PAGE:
Sunday, April 24, 2005

Implicit and explicit censorship in academia

Printculture reports on a talk by Jodi Dean, wherein Dean spoke about her thoughts as an academic who deleted some white supremacist comments on her blog:

It is of course a fairly extraordinary gesture to have to actively delete someone else's writing and ideas, one caught up in a history of state-sponsored censorship and violence that left academics generally like to imagine themselves as opposed to. And so the lesson here, as Dean pointed out on Friday evening, is twofold:

  1. Your sense that you don't do things like silence people is, if you're a teacher, sustained by an immense institutional network that silences certain kind of people for you; and,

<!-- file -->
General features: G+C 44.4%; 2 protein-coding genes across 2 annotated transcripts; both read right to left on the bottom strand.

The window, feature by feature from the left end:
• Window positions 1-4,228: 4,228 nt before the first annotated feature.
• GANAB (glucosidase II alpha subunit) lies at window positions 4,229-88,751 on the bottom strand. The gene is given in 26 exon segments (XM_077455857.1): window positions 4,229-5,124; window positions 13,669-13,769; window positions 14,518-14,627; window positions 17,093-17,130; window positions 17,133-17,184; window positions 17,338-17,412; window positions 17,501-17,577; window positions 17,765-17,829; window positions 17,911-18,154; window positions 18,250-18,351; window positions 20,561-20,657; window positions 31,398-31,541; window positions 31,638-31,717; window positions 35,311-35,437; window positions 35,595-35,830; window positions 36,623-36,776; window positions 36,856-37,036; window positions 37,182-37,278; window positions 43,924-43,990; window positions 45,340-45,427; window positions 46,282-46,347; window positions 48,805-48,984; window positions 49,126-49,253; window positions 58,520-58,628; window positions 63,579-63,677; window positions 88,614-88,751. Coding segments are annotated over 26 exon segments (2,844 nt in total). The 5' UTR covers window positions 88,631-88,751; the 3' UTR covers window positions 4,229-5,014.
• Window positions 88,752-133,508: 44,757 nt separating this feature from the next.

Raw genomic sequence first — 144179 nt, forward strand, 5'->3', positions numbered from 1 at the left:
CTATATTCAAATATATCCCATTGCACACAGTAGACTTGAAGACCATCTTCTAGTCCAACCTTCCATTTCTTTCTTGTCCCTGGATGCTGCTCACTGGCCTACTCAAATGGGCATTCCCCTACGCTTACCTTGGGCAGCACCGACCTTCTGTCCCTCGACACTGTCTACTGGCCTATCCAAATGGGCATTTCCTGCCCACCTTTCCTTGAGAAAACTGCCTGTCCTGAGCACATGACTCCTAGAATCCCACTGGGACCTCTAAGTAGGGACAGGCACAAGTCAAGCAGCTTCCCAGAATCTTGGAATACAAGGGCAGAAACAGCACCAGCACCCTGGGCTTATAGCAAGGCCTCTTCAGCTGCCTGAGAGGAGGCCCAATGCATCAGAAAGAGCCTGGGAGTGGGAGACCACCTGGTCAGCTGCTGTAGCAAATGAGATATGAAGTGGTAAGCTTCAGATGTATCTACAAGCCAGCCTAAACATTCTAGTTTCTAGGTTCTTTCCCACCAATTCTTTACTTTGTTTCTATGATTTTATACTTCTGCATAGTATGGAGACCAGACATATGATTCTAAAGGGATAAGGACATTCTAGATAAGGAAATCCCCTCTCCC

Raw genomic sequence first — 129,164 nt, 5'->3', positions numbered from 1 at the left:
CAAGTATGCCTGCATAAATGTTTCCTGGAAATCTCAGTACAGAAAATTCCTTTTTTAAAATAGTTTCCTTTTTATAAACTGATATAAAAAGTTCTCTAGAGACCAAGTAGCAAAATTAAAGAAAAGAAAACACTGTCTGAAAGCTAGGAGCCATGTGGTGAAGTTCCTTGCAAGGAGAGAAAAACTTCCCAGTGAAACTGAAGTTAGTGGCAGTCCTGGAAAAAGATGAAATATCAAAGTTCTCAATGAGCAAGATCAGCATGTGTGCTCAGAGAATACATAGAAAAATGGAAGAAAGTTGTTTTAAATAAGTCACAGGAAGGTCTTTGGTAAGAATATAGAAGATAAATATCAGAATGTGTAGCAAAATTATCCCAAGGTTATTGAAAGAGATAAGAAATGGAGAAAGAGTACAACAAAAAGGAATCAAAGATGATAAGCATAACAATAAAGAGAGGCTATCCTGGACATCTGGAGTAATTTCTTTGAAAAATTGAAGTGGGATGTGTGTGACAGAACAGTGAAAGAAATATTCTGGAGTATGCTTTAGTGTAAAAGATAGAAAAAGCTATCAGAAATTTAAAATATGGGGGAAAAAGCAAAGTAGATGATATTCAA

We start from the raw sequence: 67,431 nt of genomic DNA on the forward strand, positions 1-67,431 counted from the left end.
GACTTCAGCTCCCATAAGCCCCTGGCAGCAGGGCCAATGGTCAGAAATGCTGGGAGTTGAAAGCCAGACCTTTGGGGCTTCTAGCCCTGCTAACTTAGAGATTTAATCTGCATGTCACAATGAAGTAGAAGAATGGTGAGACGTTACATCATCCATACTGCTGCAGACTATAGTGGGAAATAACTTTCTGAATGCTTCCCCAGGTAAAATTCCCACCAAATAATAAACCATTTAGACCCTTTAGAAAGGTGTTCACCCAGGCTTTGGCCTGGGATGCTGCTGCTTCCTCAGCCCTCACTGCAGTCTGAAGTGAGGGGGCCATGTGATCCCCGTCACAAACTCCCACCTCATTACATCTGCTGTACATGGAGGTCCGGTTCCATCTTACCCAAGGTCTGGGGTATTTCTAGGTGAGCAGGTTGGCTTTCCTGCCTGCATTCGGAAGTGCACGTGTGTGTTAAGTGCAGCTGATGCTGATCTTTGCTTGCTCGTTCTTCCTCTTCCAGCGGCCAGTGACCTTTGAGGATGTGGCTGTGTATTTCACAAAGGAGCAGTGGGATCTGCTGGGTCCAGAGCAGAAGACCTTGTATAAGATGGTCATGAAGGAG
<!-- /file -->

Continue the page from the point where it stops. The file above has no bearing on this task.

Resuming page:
2. That may not be a bad thing. Or at least, it is fairly clear that without such silencing whatever discourse does happen in academia would not exist as such.

I'd go even further. To me, it seems obvious that all discourse (and not merely the academic kind) depends on the implicit silencing of some speech acts. We should be careful to consider which speech gets silenced, and how; but we shouldn't feel particularly guilty about the mere existence of some silencing.

Somewhat related essay by the ever-fantastic Clay Shirky: A Group Is Its Own Worst Enemy.

1 comment:

  1. for what it's worth the tu quoque piece is what earned your site a tab of its own. the blog roll is good too. perhaps its time for the major "good fight" outlets to merge into a single site to save them copying (and us skipping) all the stuff we just read on the others.